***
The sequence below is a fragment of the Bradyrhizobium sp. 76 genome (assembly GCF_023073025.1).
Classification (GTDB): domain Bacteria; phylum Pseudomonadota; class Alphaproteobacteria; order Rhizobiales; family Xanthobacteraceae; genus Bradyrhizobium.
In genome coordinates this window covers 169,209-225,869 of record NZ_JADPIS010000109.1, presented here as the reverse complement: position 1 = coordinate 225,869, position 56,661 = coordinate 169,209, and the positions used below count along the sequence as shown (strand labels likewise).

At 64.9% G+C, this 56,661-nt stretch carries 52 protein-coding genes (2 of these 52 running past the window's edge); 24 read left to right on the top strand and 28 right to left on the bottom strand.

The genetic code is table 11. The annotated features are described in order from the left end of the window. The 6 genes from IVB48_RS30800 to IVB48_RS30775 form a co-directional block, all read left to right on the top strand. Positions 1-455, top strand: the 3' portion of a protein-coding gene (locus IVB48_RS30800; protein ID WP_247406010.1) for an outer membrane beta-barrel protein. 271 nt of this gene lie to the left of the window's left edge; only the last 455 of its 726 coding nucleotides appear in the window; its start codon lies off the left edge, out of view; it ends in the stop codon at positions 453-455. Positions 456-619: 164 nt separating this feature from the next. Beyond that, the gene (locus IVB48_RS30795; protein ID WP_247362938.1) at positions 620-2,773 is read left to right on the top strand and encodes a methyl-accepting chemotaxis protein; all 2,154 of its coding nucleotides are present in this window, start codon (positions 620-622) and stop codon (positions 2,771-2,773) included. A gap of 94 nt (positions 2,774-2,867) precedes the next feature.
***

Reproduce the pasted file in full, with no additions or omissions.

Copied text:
The sequence below is a fragment of the Bradyrhizobium sp. 76 genome (assembly GCF_023073025.1).
Classification (GTDB): domain Bacteria; phylum Pseudomonadota; class Alphaproteobacteria; order Rhizobiales; family Xanthobacteraceae; genus Bradyrhizobium.
In genome coordinates this window covers 169,209-225,869 of record NZ_JADPIS010000109.1, presented here as the reverse complement: position 1 = coordinate 225,869, position 56,661 = coordinate 169,209, and the positions used below count along the sequence as shown (strand labels likewise).

At 64.9% G+C, this 56,661-nt stretch carries 52 protein-coding genes (2 of these 52 running past the window's edge); 24 read left to right on the top strand and 28 right to left on the bottom strand.

The genetic code is table 11. The annotated features are described in order from the left end of the window. The 6 genes from IVB48_RS30800 to IVB48_RS30775 form a co-directional block, all read left to right on the top strand. Positions 1-455, top strand: the 3' portion of a protein-coding gene (locus IVB48_RS30800; protein ID WP_247406010.1) for an outer membrane beta-barrel protein. 271 nt of this gene lie to the left of the window's left edge; only the last 455 of its 726 coding nucleotides appear in the window; its start codon lies off the left edge, out of view; it ends in the stop codon at positions 453-455. Positions 456-619: 164 nt separating this feature from the next. Beyond that, the gene (locus IVB48_RS30795; protein ID WP_247362938.1) at positions 620-2,773 is read left to right on the top strand and encodes a methyl-accepting chemotaxis protein; all 2,154 of its coding nucleotides are present in this window, start codon (positions 620-622) and stop codon (positions 2,771-2,773) included. A gap of 94 nt (positions 2,774-2,867) precedes the next feature.